Researchers at University of Manchester have dire predictions for the world if global warming continues at the rate that it is going.

Specifically, the Sustainable Consumption Institute says that fruits, vegetables, and meats, will become too expensive for many people to eat regularly if the global temperature increases by 4 degrees Celsius – or about 7 degrees Fahrenheit.

Worse yet, even if families and individuals coordinate to lower their carbon-emission rates, the preference for foods that require higher-energy farming and cultivation methods as well as the demand needed to sustain an even basic standard of living will continue to raise global emission rates.

The United Kingdom, which was where the two-year study was conducted, counts 10 percent of their emissions as coming from non-carbon emissions, such as those from agriculture. For countries for which their non-carbon emissions are around 25 percent of their total global emission rates, the scenarios are even more severe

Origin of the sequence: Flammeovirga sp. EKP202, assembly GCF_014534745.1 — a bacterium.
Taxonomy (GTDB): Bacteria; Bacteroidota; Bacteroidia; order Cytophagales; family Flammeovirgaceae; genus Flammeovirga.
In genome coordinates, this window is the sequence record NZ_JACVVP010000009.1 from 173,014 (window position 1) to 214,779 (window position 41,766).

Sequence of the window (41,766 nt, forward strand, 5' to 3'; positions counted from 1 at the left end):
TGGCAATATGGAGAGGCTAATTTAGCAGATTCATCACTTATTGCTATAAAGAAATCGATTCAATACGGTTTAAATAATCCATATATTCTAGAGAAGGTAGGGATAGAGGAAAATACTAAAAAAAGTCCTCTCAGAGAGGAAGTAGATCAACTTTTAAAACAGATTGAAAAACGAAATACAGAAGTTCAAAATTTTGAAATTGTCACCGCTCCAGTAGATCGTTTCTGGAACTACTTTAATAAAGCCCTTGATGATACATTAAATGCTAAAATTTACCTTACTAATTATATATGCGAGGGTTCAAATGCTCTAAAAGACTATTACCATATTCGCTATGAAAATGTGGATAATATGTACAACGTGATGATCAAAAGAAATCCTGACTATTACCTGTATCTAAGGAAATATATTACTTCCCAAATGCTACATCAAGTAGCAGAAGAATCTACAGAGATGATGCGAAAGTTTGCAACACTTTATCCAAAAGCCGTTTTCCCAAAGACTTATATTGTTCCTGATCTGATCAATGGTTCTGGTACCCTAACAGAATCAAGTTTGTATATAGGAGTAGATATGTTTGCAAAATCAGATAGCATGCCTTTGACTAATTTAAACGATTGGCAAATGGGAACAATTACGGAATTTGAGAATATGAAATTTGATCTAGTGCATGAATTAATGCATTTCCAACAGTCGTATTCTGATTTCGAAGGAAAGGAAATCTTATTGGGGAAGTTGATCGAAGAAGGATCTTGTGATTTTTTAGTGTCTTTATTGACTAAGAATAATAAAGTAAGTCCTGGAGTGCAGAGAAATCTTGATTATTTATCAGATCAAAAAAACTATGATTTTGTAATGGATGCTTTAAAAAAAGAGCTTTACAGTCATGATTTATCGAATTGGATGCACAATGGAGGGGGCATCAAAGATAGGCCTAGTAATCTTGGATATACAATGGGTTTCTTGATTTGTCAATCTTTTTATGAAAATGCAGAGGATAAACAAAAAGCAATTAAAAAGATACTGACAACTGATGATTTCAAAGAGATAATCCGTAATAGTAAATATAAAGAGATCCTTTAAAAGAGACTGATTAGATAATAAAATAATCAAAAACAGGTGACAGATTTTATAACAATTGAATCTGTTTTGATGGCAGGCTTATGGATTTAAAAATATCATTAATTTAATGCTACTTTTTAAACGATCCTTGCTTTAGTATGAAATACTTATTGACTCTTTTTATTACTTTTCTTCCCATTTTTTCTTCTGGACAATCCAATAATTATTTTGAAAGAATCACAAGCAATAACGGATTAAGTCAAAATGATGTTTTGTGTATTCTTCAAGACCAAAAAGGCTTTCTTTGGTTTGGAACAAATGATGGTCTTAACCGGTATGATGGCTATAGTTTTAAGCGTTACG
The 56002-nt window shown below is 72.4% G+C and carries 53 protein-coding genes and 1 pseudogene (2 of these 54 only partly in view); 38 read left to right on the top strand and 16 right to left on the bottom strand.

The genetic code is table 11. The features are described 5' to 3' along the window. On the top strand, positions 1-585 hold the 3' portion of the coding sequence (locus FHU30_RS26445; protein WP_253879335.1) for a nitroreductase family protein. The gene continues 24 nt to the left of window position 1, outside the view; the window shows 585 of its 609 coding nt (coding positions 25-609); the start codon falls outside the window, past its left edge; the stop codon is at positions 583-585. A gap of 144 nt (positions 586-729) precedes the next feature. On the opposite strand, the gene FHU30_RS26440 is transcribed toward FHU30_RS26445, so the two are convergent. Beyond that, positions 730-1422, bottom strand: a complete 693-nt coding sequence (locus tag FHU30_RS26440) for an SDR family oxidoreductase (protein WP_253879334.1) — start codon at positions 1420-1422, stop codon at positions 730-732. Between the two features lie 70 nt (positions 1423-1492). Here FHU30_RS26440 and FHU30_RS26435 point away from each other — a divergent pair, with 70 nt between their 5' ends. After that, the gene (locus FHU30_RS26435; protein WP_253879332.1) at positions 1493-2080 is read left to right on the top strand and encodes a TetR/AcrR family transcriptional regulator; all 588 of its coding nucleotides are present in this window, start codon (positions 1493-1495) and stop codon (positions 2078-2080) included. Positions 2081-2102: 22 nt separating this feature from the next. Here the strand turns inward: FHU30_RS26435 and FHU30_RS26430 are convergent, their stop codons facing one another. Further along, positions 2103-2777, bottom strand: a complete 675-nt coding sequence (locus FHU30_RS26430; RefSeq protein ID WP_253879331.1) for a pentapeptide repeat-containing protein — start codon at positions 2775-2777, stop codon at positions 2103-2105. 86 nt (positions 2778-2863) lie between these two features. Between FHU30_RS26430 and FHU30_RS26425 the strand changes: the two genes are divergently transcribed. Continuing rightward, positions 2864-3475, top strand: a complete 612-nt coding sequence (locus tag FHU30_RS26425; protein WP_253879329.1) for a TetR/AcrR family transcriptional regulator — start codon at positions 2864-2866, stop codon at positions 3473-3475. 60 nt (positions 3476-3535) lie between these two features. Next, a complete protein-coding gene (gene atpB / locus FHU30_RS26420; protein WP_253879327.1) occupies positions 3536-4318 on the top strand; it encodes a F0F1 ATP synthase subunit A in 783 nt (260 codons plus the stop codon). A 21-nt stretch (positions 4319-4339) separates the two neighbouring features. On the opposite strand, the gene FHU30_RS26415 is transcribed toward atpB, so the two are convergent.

Staple crops like wheat and rice could be reduced by 30 percent, leading to widespread food shortages and hunger.

Many scientists believe that a slight rise in temperature can benefit agriculture, as it would improve yields. But Dr. Alice Bows, who led the study, believes that, as the temperatures continue to rise, it would lead to an increase in fertilizer, and less productive livestock – both of which would exacerbate contributions for global warming.

Dr. Bows is also concerned about the stance politicians have taken on the matter, choosing to focus on emissions linked to energy instead of those related to agriculture and food.

Their study looked at a series of scenarios, in which the global temperature had risen 2 degrees Celsius and 4 degrees Celsius.

So what can be done to stem the tide?

Bows and her team have proposed some radical solutions for both industry and individuals: indoor farms, lab-grown meats, and community cooking centers.

The researchers maintain that only by decreasing demand for energy, food, goods, and services can the harmful effects of global warming be avoided or mitigated.

The study was presented at an event held by Sustainable Consumption Institute and should be considered preliminary until published in a peer-reviewed journal.